By Kristen Krebs

Neglected Tropical Diseases (NTDs) are an important health issue in countries around the world. Most people don’t think about them at all, let alone know that some NTDs are also prevalent in the United States. The emerging threat of NTDs at home has been gaining attention recently, such as in this recent article, which appeared online in Discover.

As discussed by Sabin President Dr. Peter Hotez, one of these NTDs is Chagas disease, a parasitic infection that affects an estimated 300,000 people in the U.S. Chagas is estimated to have an economic burden of $1 billion in the U.S., between health care expenses ($118 million) and productivity losses ($864 million). Other NTDs that are present in the U.S. include neurocysticerosis, dengue infection and toxocariasis.

On May 15 2013, Research!America hosted “Neglected Tropical Disease Research in Louisiana: Saving Lives and Creating Jobs,” at the Tulane University School of Public Health and Tropical Medicine in  New Orleans. Along with their event, Research!America premiered two new videos. The first video discusses the emerging NTDs in America and the effect they have on those living with them. It specifically talks about Chagas Disease, which affects the Southern third to half of the United States.  The second video is a personal story of a woman in the United States living with Chagas Disease. Both videos conclude with a call for more research and development for NTD drugs and treatments. The current drugs for Chagas are efficient at treating new infections, but less successful at treating long term infections. Dr. Dawn Wesson states, “We need more medications, more drugs and more experimentation on different types of drugs that can potentially cure those long term infections.”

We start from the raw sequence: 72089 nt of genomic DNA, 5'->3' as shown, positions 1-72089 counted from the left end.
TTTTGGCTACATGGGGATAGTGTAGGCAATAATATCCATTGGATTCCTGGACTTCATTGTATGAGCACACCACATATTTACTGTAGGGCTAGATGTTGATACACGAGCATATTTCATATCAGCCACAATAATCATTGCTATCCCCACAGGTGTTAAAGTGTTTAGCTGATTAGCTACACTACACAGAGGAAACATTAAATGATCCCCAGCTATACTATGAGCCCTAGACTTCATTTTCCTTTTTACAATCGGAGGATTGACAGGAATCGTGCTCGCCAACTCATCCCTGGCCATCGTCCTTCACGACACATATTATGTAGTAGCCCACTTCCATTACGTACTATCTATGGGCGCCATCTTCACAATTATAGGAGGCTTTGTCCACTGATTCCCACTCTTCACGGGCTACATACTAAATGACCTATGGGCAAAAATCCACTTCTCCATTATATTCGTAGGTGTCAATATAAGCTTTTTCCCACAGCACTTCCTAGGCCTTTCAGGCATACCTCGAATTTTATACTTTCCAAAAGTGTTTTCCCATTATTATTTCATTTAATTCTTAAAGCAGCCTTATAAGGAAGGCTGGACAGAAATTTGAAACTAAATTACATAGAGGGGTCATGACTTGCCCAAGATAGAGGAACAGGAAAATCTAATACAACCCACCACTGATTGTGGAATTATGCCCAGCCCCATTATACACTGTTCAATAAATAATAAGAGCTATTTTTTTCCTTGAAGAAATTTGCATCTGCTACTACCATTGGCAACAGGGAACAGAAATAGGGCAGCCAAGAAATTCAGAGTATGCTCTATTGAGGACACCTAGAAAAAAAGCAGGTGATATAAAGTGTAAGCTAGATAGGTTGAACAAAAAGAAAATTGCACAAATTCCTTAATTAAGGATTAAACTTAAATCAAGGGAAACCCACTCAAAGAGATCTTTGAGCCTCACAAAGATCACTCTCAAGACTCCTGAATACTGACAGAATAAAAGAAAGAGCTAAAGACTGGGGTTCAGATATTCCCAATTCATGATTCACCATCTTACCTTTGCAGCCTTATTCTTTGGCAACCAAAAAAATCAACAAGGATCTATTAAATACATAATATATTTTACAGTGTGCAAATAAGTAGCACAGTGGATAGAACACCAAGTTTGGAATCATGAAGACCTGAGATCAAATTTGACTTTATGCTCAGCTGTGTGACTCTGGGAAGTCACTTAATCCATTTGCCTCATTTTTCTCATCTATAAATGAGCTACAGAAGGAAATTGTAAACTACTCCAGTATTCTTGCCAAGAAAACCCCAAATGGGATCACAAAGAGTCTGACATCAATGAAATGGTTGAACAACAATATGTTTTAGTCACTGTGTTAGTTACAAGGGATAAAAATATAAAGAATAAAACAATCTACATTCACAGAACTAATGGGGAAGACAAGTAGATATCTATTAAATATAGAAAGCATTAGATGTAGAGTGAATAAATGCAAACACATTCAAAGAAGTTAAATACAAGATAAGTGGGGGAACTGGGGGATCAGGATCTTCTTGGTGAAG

While it is important to call for increased research and development for NTD drugs, it is equally as important that there is increased research and development for NTD vaccines as well. NTD vaccines have the potential to not only treat NTDs, but to help control and prevent them. An effective vaccine for Chagas disease could be a cost-effective way to prevent cardiac complications and disability related to Chagas disease and avert thousands of deaths annually. The Sabin Vaccine Institute Product Development Partnership focuses on developing sustainable and cost-effective vaccines for NTDs, including Chagas disease, which now have an increased significance for the United States population that is affected by these emerging NTDs.